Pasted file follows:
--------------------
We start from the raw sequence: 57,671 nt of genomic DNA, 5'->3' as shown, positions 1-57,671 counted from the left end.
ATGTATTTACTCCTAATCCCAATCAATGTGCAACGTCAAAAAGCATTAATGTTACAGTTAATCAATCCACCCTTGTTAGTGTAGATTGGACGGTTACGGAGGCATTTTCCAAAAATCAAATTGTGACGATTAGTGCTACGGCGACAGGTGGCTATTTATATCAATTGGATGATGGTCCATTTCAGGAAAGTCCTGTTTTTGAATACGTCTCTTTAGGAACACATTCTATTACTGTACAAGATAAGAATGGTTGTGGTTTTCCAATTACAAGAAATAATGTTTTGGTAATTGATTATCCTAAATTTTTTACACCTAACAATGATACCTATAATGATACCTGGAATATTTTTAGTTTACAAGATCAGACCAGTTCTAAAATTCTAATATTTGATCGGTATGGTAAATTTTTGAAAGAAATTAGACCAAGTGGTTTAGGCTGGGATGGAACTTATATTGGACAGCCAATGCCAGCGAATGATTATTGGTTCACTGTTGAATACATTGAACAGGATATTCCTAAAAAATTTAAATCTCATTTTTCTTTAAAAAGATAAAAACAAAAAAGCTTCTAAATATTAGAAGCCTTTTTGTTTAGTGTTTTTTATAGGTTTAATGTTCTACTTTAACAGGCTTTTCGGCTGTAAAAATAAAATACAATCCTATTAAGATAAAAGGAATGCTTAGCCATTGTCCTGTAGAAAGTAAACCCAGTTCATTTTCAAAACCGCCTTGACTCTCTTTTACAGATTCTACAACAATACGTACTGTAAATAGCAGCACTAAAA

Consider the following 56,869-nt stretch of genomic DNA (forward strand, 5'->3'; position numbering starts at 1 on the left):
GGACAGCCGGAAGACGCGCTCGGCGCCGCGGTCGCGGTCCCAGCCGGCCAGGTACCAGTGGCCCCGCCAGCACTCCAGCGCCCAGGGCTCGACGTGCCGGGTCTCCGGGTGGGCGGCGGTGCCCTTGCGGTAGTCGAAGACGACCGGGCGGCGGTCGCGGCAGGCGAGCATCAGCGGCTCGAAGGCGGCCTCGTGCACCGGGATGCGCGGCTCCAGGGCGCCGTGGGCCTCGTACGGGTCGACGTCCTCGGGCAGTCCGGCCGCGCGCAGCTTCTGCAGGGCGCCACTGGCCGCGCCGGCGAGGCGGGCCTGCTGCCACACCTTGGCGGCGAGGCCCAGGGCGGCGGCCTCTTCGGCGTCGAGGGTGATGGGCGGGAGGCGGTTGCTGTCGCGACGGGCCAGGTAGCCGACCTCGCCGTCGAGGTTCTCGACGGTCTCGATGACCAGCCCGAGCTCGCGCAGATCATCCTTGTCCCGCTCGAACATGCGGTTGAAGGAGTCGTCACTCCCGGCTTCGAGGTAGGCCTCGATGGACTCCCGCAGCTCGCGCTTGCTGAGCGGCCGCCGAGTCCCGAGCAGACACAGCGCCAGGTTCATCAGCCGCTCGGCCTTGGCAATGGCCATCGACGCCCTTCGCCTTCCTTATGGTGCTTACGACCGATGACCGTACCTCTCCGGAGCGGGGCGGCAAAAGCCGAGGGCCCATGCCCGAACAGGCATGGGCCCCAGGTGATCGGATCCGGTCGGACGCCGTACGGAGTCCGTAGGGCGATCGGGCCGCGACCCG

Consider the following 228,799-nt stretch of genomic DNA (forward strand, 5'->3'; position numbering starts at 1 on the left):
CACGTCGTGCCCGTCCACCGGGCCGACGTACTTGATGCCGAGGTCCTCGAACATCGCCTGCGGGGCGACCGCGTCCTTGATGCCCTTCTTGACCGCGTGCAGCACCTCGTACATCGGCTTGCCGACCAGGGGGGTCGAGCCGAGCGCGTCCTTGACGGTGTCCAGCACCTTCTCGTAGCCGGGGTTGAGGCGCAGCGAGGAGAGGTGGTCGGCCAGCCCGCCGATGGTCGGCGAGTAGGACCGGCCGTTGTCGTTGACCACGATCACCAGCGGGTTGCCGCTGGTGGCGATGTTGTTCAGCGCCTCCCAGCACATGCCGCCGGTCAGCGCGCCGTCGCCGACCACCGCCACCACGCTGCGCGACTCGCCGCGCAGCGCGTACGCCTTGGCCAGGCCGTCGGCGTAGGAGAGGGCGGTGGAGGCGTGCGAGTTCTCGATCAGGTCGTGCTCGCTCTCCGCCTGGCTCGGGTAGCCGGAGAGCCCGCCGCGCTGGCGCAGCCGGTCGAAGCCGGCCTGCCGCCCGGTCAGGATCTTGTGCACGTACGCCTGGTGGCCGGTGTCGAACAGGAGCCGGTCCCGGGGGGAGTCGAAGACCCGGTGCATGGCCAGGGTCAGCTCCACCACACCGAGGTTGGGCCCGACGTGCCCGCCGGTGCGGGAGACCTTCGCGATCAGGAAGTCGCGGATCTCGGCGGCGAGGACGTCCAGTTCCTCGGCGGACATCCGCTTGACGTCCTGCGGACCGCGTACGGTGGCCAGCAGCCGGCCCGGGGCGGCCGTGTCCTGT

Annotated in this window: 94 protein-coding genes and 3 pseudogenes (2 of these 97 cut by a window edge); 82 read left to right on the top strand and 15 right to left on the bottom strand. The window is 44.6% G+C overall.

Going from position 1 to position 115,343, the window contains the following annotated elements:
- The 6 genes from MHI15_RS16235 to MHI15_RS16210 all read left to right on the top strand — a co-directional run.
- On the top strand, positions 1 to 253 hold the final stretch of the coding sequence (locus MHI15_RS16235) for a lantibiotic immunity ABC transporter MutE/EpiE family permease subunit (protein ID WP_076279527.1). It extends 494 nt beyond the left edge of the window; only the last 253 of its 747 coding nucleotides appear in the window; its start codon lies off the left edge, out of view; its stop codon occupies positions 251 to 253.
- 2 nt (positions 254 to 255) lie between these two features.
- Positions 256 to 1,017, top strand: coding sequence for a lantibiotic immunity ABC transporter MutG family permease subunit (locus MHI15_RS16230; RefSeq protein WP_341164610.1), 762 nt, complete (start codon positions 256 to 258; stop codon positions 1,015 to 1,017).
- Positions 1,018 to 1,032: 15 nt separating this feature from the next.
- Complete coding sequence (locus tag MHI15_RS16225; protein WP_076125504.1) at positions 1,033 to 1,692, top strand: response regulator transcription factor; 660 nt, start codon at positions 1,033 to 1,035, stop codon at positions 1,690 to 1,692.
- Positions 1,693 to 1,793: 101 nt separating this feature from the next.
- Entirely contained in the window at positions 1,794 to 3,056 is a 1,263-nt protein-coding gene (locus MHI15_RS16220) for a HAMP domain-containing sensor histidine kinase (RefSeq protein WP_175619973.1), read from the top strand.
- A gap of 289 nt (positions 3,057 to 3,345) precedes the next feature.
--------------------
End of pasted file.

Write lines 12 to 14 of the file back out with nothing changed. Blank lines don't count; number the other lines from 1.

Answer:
- Positions 256 to 1,017, top strand: coding sequence for a lantibiotic immunity ABC transporter MutG family permease subunit (locus MHI15_RS16230; RefSeq protein WP_341164610.1), 762 nt, complete (start codon positions 256 to 258; stop codon positions 1,015 to 1,017).
- Positions 1,018 to 1,032: 15 nt separating this feature from the next.
- Complete coding sequence (locus tag MHI15_RS16225; protein WP_076125504.1) at positions 1,033 to 1,692, top strand: response regulator transcription factor; 660 nt, start codon at positions 1,033 to 1,035, stop codon at positions 1,690 to 1,692.